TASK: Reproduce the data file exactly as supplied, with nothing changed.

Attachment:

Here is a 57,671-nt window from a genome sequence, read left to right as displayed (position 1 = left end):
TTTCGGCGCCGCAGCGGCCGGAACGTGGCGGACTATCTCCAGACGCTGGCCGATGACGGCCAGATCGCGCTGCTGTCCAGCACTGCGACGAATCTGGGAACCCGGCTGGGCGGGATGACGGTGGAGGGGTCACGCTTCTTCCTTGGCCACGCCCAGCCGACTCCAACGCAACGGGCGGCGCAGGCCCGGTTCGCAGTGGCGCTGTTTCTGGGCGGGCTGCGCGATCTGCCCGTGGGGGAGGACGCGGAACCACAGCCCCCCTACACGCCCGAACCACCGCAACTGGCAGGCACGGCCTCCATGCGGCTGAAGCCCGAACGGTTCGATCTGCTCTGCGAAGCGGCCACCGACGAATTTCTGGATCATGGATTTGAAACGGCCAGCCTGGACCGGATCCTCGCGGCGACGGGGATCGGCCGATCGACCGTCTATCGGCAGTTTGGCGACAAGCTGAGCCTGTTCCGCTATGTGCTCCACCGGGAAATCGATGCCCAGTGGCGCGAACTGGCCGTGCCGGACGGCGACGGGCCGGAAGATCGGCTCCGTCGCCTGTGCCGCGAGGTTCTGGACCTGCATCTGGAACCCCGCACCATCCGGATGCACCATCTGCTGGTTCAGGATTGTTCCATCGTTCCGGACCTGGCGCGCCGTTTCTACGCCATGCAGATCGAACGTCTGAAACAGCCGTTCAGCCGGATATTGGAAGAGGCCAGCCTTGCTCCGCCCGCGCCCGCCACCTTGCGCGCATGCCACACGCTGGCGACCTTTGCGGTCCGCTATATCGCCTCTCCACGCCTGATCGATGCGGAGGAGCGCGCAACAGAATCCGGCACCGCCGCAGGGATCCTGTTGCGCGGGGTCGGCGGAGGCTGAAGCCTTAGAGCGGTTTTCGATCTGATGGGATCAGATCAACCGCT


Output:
Here is a 57,671-nt window from a genome sequence, read left to right as displayed (position 1 = left end):
TTTCGGCGCCGCAGCGGCCGGAACGTGGCGGACTATCTCCAGACGCTGGCCGATGACGGCCAGATCGCGCTGCTGTCCAGCACTGCGACGAATCTGGGAACCCGGCTGGGCGGGATGACGGTGGAGGGGTCACGCTTCTTCCTTGGCCACGCCCAGCCGACTCCAACGCAACGGGCGGCGCAGGCCCGGTTCGCAGTGGCGCTGTTTCTGGGCGGGCTGCGCGATCTGCCCGTGGGGGAGGACGCGGAACCACAGCCCCCCTACACGCCCGAACCACCGCAACTGGCAGGCACGGCCTCCATGCGGCTGAAGCCCGAACGGTTCGATCTGCTCTGCGAAGCGGCCACCGACGAATTTCTGGATCATGGATTTGAAACGGCCAGCCTGGACCGGATCCTCGCGGCGACGGGGATCGGCCGATCGACCGTCTATCGGCAGTTTGGCGACAAGCTGAGCCTGTTCCGCTATGTGCTCCACCGGGAAATCGATGCCCAGTGGCGCGAACTGGCCGTGCCGGACGGCGACGGGCCGGAAGATCGGCTCCGTCGCCTGTGCCGCGAGGTTCTGGACCTGCATCTGGAACCCCGCACCATCCGGATGCACCATCTGCTGGTTCAGGATTGTTCCATCGTTCCGGACCTGGCGCGCCGTTTCTACGCCATGCAGATCGAACGTCTGAAACAGCCGTTCAGCCGGATATTGGAAGAGGCCAGCCTTGCTCCGCCCGCGCCCGCCACCTTGCGCGCATGCCACACGCTGGCGACCTTTGCGGTCCGCTATATCGCCTCTCCACGCCTGATCGATGCGGAGGAGCGCGCAACAGAATCCGGCACCGCCGCAGGGATCCTGTTGCGCGGGGTCGGCGGAGGCTGAAGCCTTAGAGCGGTTTTCGATCTGATGGGATCAGATCAACCGCT